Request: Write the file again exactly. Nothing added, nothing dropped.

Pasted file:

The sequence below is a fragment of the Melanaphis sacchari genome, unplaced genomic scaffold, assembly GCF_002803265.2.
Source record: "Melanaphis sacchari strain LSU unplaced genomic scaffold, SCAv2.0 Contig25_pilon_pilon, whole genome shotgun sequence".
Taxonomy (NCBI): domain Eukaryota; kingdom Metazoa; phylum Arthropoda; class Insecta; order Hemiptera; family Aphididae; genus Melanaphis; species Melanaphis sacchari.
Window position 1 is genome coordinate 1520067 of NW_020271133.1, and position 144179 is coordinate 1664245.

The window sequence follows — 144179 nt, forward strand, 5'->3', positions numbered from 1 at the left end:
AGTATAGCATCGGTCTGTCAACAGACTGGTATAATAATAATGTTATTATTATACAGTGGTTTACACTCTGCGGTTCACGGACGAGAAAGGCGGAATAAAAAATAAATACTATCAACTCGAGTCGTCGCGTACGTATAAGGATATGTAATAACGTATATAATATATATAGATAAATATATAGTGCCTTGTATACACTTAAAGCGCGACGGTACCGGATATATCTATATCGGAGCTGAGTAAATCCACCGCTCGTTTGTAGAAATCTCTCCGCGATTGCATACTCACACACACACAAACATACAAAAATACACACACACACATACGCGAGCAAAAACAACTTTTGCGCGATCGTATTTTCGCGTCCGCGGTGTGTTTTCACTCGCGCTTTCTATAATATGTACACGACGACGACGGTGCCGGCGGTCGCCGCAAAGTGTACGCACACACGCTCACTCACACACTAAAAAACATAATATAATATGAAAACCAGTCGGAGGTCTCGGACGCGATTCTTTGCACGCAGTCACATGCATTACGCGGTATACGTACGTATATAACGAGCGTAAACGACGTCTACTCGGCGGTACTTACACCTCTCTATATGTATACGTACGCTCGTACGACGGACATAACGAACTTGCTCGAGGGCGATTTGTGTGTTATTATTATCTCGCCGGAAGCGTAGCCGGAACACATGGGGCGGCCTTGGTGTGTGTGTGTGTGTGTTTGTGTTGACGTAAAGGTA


The sequence below is a fragment of the Melanaphis sacchari genome, unplaced genomic scaffold, assembly GCF_002803265.2.
Source record: "Melanaphis sacchari strain LSU unplaced genomic scaffold, SCAv2.0 Contig25_pilon_pilon, whole genome shotgun sequence".
Taxonomy (NCBI): domain Eukaryota; kingdom Metazoa; phylum Arthropoda; class Insecta; order Hemiptera; family Aphididae; genus Melanaphis; species Melanaphis sacchari.
Window position 1 is genome coordinate 1520067 of NW_020271133.1, and position 144179 is coordinate 1664245.

The window sequence follows — 144179 nt, forward strand, 5'->3', positions numbered from 1 at the left end:
AGTATAGCATCGGTCTGTCAACAGACTGGTATAATAATAATGTTATTATTATACAGTGGTTTACACTCTGCGGTTCACGGACGAGAAAGGCGGAATAAAAAATAAATACTATCAACTCGAGTCGTCGCGTACGTATAAGGATATGTAATAACGTATATAATATATATAGATAAATATATAGTGCCTTGTATACACTTAAAGCGCGACGGTACCGGATATATCTATATCGGAGCTGAGTAAATCCACCGCTCGTTTGTAGAAATCTCTCCGCGATTGCATACTCACACACACACAAACATACAAAAATACACACACACACATACGCGAGCAAAAACAACTTTTGCGCGATCGTATTTTCGCGTCCGCGGTGTGTTTTCACTCGCGCTTTCTATAATATGTACACGACGACGACGGTGCCGGCGGTCGCCGCAAAGTGTACGCACACACGCTCACTCACACACTAAAAAACATAATATAATATGAAAACCAGTCGGAGGTCTCGGACGCGATTCTTTGCACGCAGTCACATGCATTACGCGGTATACGTACGTATATAACGAGCGTAAACGACGTCTACTCGGCGGTACTTACACCTCTCTATATGTATACGTACGCTCGTACGACGGACATAACGAACTTGCTCGAGGGCGATTTGTGTGTTATTATTATCTCGCCGGAAGCGTAGCCGGAACACATGGGGCGGCCTTGGTGTGTGTGTGTGTGTGTTTGTGTTGACGTAAAGGTA